Photo coming up..
Peter is a General Partner at SEED Capital, focusing on SaaS and Enterprise. He leads SEED’s investments in ComplyCloud, Talenthub, and Penni, and he sourced VEO and Forecast.
Prior to joining SEED, Peter was an investment manager at Preseed Ventures in Copenhagen and co-founded Redrice Ventures in London. He also has entrepreneurial experience as part of the management team at Forecast as CFO/COO. He started his career in consulting and sales roles at Microsoft.
He holds an MBA from London Business School - including an exchange semester at The Wharton School - with a specialty in finance.
"With Peter on the Board, we have a strategic thinker that knows his way around VC and is (nevertheless) a genuinely nice guy. Peter truly understands the world of a scaleup operator and always goes the extra mile to help us succeed."
- Family comes first, and with three kids you’re never bored.
- Trail running and various other sports, these days mostly Muay Thai.
- Reading books.
- SaaS companies
- The venture journey in general, and the financial side in particular
- Go-to-market models
- Management team composition
Always reading about entrepreneurship and venture capital - current recommendations are:
- The Power Law:
Venture Capital and the Making of the New Future
- Amp It Up
- The Qualified Sales Leader
I’m productive! Maybe it’s my sales background, but I also love negotiating new investments.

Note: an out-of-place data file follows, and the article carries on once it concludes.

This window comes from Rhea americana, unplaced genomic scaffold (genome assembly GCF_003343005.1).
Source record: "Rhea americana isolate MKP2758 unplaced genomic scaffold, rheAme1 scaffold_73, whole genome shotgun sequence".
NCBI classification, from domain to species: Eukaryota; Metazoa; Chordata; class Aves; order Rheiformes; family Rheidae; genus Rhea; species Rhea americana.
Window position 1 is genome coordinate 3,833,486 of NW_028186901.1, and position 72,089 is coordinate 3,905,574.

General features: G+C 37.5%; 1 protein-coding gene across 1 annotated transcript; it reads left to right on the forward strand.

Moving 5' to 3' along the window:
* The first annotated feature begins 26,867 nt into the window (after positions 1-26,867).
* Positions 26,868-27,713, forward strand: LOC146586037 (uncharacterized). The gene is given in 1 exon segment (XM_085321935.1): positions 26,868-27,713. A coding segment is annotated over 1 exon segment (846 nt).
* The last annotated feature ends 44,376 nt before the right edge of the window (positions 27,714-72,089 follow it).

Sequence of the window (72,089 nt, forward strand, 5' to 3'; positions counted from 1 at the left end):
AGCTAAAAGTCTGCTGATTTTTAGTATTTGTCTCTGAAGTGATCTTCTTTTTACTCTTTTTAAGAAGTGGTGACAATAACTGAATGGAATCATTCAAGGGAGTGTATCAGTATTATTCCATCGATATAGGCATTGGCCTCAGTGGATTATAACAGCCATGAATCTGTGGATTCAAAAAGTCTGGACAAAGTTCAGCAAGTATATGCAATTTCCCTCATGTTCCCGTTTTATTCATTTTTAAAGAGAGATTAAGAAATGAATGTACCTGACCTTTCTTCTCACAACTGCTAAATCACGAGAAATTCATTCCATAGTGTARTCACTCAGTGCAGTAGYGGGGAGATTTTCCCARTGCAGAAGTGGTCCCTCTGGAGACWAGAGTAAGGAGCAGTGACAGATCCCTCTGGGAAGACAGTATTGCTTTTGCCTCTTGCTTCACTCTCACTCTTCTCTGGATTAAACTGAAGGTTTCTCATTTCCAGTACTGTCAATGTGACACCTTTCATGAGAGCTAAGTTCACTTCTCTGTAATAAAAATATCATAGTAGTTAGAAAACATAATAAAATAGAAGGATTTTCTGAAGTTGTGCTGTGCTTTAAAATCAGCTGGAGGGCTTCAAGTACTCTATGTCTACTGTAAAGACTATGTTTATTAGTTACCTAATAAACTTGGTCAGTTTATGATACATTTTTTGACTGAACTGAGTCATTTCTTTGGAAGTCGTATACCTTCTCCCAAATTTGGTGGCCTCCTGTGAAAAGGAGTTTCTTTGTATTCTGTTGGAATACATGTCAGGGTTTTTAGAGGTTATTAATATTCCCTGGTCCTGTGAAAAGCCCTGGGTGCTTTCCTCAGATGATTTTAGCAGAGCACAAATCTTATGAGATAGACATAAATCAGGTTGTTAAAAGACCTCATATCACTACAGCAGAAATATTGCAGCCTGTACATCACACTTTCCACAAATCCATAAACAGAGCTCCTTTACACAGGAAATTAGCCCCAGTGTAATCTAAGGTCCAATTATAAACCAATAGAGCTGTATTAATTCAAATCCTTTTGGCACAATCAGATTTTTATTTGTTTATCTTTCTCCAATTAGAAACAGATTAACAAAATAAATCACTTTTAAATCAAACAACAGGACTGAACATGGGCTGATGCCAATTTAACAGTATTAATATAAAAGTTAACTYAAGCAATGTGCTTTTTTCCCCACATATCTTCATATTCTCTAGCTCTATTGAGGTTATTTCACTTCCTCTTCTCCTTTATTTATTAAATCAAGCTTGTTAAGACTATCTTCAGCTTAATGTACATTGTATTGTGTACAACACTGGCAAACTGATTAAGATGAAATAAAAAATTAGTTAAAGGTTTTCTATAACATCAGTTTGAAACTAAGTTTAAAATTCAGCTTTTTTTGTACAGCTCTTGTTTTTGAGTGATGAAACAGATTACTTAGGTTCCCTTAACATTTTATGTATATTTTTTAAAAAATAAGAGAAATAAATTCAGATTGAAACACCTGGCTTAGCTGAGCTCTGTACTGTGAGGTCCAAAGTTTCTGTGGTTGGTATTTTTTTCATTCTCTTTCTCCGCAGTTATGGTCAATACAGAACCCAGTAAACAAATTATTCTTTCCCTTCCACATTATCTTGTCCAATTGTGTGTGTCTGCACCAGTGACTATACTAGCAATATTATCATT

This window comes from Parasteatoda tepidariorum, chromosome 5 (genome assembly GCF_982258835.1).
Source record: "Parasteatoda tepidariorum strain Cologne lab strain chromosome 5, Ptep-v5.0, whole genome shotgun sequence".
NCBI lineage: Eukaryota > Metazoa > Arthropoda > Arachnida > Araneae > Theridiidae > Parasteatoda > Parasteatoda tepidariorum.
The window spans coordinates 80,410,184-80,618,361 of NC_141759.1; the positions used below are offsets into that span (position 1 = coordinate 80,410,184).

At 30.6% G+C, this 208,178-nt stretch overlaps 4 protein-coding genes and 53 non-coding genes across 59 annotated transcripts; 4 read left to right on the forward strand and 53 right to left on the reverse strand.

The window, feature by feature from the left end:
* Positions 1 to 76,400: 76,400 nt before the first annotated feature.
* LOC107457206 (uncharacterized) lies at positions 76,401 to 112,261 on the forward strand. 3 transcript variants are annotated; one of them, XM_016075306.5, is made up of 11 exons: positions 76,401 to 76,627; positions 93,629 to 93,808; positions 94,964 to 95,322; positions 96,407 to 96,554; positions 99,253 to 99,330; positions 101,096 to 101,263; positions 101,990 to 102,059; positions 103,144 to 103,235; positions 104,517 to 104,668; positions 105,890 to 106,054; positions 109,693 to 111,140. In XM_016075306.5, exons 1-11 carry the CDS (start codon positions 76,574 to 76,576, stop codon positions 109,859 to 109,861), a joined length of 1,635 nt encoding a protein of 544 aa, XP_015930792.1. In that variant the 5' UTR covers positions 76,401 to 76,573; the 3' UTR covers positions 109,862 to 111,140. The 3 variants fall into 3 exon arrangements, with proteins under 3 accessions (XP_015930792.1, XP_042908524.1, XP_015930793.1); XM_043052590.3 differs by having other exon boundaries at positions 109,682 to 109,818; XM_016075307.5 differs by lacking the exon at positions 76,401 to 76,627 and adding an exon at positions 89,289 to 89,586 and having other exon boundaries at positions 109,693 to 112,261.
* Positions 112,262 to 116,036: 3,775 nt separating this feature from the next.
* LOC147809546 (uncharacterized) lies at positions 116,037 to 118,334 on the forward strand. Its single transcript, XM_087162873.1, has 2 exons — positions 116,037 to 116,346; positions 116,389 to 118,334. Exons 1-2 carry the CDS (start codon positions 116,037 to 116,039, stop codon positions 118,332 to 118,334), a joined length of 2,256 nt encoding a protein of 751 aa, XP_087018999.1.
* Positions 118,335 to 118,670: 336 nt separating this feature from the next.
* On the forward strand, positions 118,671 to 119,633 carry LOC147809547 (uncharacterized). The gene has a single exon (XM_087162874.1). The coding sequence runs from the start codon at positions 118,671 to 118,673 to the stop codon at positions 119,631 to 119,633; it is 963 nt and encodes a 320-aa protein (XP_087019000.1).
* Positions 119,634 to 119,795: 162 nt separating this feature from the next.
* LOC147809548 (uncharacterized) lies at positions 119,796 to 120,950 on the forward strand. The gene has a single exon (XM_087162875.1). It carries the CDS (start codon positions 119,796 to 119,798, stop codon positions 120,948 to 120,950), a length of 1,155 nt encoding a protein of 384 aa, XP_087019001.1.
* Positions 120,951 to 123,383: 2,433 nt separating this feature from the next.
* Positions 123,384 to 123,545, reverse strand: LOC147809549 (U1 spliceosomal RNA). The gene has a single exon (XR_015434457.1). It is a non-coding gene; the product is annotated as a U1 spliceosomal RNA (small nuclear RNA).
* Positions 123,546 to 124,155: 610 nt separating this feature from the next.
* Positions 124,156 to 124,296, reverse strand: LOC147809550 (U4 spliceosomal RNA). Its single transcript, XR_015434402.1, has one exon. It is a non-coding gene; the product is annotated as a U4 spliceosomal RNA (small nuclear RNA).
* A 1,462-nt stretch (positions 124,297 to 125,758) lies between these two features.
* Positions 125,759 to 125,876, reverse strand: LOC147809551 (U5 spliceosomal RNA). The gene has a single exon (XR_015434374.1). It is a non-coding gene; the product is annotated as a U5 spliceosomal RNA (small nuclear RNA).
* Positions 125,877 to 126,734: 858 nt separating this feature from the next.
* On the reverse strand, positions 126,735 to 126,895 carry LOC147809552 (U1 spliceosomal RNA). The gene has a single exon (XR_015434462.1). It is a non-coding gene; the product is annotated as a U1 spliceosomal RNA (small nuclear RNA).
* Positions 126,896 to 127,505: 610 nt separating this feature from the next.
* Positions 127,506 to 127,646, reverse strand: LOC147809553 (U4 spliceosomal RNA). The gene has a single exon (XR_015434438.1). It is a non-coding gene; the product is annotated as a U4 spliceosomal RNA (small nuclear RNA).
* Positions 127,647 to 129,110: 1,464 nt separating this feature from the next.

I love teaching young people about venture capital and entrepreneurship, so I give lectures at various universities every year, including Imperial College and CBS.
More often than not, it’s not possible to skip steps or iterations.
Investing at the pre-seed stage, I learned this many times over. You often need way more iterations on your product than you think. Venture capital can help you iterate faster, but not doing fewer iterations on your product with real customers.
It’s somewhat similar when investing at later stages but now it’s either about iterating on your go-to-market motion or scaling it. I’ve made the mistake of scaling too quickly or too much at once, more times than I’d like to admit. I am every bit as ambitious as the founders I work with, hence it’s against my nature to be too conservative. But things break more often than you’d think when you start scaling - so spread out those hirings over the full year, and be prepared to redo your plans over and over again.